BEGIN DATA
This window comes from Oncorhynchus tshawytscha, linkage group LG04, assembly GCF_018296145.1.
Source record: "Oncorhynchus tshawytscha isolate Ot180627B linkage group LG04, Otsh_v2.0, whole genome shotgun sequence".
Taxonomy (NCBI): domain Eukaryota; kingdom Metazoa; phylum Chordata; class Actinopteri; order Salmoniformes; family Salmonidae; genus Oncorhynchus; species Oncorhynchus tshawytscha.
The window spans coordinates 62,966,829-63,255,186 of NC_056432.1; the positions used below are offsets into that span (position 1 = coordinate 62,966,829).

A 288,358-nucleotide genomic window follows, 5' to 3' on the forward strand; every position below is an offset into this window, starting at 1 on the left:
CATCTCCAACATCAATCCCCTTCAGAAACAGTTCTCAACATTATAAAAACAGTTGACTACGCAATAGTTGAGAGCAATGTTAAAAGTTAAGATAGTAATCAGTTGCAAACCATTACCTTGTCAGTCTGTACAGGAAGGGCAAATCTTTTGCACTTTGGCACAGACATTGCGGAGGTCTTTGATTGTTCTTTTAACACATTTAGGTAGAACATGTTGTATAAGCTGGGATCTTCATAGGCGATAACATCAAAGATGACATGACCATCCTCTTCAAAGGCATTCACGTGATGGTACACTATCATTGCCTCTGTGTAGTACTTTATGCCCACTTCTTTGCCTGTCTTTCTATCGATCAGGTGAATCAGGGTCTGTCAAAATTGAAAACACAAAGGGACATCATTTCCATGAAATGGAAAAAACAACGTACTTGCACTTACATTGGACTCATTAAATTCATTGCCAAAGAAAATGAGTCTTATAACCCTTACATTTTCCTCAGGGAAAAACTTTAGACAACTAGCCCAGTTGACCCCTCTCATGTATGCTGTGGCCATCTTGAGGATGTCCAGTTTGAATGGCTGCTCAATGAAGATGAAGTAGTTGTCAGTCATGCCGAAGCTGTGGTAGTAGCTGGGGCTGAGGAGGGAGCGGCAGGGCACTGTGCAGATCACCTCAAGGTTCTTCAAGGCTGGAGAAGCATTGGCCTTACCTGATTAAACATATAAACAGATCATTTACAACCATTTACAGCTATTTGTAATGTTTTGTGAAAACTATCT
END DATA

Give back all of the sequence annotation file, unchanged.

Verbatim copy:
This window comes from Oncorhynchus tshawytscha, linkage group LG04, assembly GCF_018296145.1.
Source record: "Oncorhynchus tshawytscha isolate Ot180627B linkage group LG04, Otsh_v2.0, whole genome shotgun sequence".
Taxonomy (NCBI): domain Eukaryota; kingdom Metazoa; phylum Chordata; class Actinopteri; order Salmoniformes; family Salmonidae; genus Oncorhynchus; species Oncorhynchus tshawytscha.
The window spans coordinates 62,966,829-63,255,186 of NC_056432.1; the positions used below are offsets into that span (position 1 = coordinate 62,966,829).

A 288,358-nucleotide genomic window follows, 5' to 3' on the forward strand; every position below is an offset into this window, starting at 1 on the left:
CATCTCCAACATCAATCCCCTTCAGAAACAGTTCTCAACATTATAAAAACAGTTGACTACGCAATAGTTGAGAGCAATGTTAAAAGTTAAGATAGTAATCAGTTGCAAACCATTACCTTGTCAGTCTGTACAGGAAGGGCAAATCTTTTGCACTTTGGCACAGACATTGCGGAGGTCTTTGATTGTTCTTTTAACACATTTAGGTAGAACATGTTGTATAAGCTGGGATCTTCATAGGCGATAACATCAAAGATGACATGACCATCCTCTTCAAAGGCATTCACGTGATGGTACACTATCATTGCCTCTGTGTAGTACTTTATGCCCACTTCTTTGCCTGTCTTTCTATCGATCAGGTGAATCAGGGTCTGTCAAAATTGAAAACACAAAGGGACATCATTTCCATGAAATGGAAAAAACAACGTACTTGCACTTACATTGGACTCATTAAATTCATTGCCAAAGAAAATGAGTCTTATAACCCTTACATTTTCCTCAGGGAAAAACTTTAGACAACTAGCCCAGTTGACCCCTCTCATGTATGCTGTGGCCATCTTGAGGATGTCCAGTTTGAATGGCTGCTCAATGAAGATGAAGTAGTTGTCAGTCATGCCGAAGCTGTGGTAGTAGCTGGGGCTGAGGAGGGAGCGGCAGGGCACTGTGCAGATCACCTCAAGGTTCTTCAAGGCTGGAGAAGCATTGGCCTTACCTGATTAAACATATAAACAGATCATTTACAACCATTTACAGCTATTTGTAATGTTTTGTGAAAACTATCT